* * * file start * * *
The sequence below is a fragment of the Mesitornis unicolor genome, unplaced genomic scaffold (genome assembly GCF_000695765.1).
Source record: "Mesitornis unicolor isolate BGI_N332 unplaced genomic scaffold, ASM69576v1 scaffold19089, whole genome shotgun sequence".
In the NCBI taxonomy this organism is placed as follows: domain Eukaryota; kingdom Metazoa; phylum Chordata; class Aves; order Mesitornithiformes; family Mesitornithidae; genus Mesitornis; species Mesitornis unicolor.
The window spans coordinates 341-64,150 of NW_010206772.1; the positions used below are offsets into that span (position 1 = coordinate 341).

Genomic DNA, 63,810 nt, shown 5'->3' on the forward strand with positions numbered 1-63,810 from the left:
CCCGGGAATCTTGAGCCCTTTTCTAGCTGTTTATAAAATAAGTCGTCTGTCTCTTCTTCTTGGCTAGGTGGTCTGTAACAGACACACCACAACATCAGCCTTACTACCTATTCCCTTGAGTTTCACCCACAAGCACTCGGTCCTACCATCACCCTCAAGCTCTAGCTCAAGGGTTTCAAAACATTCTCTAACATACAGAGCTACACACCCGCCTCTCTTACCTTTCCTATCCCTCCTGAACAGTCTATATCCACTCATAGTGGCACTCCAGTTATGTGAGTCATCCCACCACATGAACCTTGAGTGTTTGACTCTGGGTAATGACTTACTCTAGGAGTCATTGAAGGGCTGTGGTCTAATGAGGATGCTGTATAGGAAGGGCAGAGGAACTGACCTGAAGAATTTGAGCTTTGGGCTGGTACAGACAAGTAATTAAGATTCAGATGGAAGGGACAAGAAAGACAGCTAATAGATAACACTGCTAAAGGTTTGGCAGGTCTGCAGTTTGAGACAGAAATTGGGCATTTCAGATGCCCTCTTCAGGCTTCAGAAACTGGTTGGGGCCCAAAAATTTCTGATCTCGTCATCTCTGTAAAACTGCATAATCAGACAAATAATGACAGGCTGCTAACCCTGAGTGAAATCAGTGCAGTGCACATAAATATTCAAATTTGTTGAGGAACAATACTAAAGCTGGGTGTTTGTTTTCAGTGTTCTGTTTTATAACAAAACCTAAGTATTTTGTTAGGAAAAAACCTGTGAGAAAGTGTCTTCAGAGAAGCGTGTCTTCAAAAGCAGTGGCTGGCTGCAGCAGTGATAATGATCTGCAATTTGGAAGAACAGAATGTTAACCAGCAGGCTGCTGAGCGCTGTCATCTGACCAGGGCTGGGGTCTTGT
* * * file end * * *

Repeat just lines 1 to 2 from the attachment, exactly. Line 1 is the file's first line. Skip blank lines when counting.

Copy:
The sequence below is a fragment of the Mesitornis unicolor genome, unplaced genomic scaffold (genome assembly GCF_000695765.1).
Source record: "Mesitornis unicolor isolate BGI_N332 unplaced genomic scaffold, ASM69576v1 scaffold19089, whole genome shotgun sequence".